Oxidatively Modified LDL and Atherosclerosis: An Evolving Plausible Scenario

I. Jialal, Cindy J. Fuller

Research output: Contribution to journalArticle

13 Citations (Scopus)

Abstract

Much evidence has accumulated that implicates the oxidative modification of low-density lipoprotein (LDL) in the early stages of atherogenesis. The antioxidant nutrients alpha-tocopherol, ascorbic acid, and betacarotene have been shown to inhibit in vitro LDL oxidation. In addition, they have been shown to increase the resistance of LDL to oxidation when given to animals and humans. Because plasma levels of these nutrients can be increased by dietary supplementation with minimal side effects, they may show promise in the prevention of coronary artery disease.

Original languageEnglish (US)
Pages (from-to)341-353
Number of pages13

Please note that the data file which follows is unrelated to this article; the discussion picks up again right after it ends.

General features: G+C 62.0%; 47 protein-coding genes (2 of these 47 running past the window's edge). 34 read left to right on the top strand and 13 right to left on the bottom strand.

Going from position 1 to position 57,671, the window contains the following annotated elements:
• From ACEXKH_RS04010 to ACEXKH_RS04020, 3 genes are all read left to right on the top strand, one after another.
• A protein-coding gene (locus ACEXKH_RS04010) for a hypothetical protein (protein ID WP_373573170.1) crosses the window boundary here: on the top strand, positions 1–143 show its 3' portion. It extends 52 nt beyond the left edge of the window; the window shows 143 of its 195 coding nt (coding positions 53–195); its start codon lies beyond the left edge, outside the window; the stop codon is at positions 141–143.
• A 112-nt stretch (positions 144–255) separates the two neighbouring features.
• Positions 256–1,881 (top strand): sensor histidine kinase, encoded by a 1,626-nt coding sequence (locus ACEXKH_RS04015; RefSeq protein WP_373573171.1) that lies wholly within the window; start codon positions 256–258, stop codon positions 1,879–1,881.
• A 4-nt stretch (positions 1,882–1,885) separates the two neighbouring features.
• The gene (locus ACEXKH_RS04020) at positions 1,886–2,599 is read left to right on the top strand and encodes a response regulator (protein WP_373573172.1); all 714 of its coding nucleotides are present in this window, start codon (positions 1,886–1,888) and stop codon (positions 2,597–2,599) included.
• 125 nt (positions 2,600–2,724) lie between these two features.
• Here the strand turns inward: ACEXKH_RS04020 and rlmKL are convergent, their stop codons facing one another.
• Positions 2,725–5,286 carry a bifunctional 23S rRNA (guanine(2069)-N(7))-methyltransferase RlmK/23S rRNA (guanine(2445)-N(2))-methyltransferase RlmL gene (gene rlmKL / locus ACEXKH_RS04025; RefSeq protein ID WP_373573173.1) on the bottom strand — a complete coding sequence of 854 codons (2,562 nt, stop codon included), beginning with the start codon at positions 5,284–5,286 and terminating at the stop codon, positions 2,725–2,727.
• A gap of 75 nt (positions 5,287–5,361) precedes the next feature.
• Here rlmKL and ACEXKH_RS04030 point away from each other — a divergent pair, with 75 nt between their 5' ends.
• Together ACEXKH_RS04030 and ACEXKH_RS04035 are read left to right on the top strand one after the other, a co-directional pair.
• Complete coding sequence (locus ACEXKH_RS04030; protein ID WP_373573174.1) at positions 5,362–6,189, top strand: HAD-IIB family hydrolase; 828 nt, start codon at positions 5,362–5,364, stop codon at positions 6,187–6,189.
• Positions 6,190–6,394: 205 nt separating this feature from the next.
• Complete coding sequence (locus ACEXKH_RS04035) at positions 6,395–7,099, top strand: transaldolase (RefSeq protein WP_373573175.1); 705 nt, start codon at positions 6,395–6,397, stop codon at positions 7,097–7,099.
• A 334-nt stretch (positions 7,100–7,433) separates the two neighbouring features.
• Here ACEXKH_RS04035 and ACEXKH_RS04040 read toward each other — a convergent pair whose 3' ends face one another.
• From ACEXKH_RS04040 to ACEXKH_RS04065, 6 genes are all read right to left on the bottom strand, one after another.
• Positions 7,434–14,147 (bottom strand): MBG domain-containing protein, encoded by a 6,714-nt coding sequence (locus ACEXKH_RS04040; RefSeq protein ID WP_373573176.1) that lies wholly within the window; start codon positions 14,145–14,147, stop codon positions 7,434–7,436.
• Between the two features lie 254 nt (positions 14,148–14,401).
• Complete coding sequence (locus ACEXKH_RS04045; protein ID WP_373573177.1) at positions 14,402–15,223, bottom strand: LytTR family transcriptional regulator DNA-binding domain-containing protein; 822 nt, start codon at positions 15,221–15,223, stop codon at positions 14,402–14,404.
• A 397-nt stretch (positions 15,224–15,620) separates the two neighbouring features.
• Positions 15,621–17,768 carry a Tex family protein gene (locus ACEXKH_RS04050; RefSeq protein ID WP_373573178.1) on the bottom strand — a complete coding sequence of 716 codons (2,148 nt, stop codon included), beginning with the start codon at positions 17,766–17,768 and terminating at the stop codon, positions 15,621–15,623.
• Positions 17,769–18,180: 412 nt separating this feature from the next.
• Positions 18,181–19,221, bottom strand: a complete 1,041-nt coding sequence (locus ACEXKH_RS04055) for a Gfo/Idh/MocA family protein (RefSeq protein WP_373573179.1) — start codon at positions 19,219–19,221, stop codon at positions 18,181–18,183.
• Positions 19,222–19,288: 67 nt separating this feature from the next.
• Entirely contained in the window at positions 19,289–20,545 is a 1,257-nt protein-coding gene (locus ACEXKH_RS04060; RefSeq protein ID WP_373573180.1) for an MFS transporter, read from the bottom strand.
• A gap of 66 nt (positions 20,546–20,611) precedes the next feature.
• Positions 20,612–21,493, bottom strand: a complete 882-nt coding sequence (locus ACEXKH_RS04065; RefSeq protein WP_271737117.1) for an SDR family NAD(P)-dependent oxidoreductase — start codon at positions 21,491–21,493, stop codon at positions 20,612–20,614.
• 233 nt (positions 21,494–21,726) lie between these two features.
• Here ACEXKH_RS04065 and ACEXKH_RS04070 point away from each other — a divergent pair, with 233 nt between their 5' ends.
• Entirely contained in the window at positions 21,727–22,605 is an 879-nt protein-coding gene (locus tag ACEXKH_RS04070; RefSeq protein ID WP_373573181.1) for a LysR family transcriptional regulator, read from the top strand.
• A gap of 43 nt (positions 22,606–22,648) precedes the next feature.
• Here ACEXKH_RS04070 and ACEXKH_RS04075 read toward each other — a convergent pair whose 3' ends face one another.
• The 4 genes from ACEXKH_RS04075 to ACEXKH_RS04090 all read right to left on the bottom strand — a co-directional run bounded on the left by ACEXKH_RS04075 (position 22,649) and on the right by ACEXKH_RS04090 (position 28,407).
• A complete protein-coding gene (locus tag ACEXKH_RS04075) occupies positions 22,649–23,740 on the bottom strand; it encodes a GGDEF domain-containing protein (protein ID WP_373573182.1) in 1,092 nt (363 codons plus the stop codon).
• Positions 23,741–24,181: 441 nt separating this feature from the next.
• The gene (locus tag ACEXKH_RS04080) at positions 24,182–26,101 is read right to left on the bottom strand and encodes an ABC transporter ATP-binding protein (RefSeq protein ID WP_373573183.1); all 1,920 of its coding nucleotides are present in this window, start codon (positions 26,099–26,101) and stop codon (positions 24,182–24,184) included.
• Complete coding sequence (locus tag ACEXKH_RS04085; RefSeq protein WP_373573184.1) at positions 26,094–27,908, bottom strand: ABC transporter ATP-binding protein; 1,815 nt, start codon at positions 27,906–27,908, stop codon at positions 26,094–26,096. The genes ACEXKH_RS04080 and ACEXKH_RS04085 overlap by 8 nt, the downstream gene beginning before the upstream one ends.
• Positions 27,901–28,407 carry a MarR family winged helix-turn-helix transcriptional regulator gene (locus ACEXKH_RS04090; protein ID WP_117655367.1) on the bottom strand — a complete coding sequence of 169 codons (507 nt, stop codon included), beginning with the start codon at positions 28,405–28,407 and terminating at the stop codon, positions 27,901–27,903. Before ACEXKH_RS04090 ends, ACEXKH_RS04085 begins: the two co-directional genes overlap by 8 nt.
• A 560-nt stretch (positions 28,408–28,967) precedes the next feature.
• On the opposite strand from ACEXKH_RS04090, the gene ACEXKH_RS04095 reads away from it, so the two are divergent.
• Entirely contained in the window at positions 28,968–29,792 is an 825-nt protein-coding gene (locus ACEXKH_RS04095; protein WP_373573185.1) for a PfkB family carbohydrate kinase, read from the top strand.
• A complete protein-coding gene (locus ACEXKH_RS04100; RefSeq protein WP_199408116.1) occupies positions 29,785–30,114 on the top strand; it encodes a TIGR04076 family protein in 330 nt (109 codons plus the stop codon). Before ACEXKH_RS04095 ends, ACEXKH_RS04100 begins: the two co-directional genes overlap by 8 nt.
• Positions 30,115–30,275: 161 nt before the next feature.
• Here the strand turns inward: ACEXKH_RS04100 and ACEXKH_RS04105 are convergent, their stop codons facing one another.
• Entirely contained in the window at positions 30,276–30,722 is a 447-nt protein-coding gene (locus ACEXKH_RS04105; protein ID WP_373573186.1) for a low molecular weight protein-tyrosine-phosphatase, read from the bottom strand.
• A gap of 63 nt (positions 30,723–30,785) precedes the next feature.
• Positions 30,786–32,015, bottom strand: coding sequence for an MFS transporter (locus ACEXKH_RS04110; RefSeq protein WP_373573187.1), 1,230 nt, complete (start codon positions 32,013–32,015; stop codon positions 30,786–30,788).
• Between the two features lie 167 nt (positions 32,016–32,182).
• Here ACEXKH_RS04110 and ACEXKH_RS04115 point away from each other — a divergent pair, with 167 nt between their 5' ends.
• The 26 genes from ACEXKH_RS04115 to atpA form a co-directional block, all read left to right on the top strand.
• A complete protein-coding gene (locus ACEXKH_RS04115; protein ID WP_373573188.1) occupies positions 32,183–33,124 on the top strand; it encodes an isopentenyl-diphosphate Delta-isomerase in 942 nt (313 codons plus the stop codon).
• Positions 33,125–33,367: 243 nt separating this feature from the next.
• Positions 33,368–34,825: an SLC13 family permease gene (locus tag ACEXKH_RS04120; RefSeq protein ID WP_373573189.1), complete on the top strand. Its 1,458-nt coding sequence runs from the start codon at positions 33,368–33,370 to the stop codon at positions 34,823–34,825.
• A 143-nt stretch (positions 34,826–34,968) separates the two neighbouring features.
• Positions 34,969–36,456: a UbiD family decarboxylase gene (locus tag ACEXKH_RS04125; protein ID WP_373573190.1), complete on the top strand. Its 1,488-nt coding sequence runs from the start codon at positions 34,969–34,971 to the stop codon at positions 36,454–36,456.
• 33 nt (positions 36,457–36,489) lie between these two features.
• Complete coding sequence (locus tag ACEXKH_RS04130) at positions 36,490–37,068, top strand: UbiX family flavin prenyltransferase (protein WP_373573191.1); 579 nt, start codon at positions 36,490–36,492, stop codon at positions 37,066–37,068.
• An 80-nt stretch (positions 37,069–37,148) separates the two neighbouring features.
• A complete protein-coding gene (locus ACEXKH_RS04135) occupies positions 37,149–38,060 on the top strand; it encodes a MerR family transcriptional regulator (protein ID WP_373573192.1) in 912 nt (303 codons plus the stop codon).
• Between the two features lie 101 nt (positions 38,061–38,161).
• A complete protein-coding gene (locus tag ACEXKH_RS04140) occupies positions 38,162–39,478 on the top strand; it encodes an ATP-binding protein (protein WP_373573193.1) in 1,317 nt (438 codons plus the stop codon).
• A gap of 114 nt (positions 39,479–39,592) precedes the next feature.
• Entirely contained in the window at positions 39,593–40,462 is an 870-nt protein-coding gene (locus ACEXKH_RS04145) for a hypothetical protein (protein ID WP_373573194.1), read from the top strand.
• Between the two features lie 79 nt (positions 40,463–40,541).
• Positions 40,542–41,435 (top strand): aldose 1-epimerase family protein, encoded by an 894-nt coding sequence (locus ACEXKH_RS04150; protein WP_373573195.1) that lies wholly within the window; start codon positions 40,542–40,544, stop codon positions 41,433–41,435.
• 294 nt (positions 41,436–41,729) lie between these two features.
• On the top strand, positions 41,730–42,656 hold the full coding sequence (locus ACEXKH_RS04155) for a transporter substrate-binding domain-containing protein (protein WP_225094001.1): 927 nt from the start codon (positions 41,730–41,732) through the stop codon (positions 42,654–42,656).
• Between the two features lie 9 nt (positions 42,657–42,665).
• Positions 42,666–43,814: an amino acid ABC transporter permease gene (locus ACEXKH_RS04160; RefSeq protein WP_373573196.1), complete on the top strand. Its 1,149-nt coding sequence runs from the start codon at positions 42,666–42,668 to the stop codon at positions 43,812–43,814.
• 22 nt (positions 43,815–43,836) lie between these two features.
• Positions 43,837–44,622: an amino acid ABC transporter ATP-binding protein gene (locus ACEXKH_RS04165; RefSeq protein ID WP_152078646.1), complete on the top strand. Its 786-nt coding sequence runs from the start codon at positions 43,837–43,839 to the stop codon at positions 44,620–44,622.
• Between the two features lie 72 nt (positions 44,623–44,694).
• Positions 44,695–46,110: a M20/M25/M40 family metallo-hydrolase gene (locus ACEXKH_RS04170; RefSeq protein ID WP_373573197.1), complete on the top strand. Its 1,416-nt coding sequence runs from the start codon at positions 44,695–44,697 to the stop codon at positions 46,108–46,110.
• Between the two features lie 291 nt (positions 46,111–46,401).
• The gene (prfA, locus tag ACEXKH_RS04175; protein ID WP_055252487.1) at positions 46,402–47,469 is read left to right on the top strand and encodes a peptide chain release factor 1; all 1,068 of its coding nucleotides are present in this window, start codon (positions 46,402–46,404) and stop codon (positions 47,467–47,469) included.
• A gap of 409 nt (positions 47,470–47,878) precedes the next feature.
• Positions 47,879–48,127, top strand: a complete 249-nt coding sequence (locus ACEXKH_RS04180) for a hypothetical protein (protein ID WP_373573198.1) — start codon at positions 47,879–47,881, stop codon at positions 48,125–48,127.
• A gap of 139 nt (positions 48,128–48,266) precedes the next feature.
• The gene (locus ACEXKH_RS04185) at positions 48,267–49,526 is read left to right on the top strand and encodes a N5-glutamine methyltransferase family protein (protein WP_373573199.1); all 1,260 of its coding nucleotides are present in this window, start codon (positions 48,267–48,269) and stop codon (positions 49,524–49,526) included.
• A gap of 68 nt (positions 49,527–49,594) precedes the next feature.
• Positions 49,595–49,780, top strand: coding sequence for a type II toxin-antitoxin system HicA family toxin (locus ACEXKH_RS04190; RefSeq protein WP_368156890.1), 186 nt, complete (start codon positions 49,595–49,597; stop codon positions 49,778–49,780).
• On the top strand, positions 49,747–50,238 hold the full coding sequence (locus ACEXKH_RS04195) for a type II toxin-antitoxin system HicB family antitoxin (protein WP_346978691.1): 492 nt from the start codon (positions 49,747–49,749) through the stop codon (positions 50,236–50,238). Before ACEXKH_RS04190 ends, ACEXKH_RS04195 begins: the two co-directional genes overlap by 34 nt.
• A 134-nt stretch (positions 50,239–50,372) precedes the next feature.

JournalCritical Reviews in Food Science and Nutrition
Volume36
Issue number4
StatePublished - 1996
Externally publishedYes

Fingerprint

Lipoproteins
low density lipoprotein
atherosclerosis
LDL Lipoproteins
Atherosclerosis
Nutrients
oxidation
Food
atherogenesis
Oxidation
Ascorbic acid
beta Carotene
nutrients
alpha-Tocopherol
Dietary Supplements
Antioxidants
alpha-tocopherol
Ascorbic Acid
dietary supplements
Coronary Artery Disease

Keywords

  • Alpha-tocopherol
  • Ascorbic acid
  • Atherosclerosis
  • Beta-carotene
  • Low-density lipoprotein
  • Probucol

ASJC Scopus subject areas

  • Medicine (miscellaneous)
  • Food Science

Cite this

Oxidatively Modified LDL and Atherosclerosis : An Evolving Plausible Scenario. / Jialal, I.; Fuller, Cindy J.

In: Critical Reviews in Food Science and Nutrition, Vol. 36, No. 4, 1996, p. 341-353.

Research output: Contribution to journalArticle

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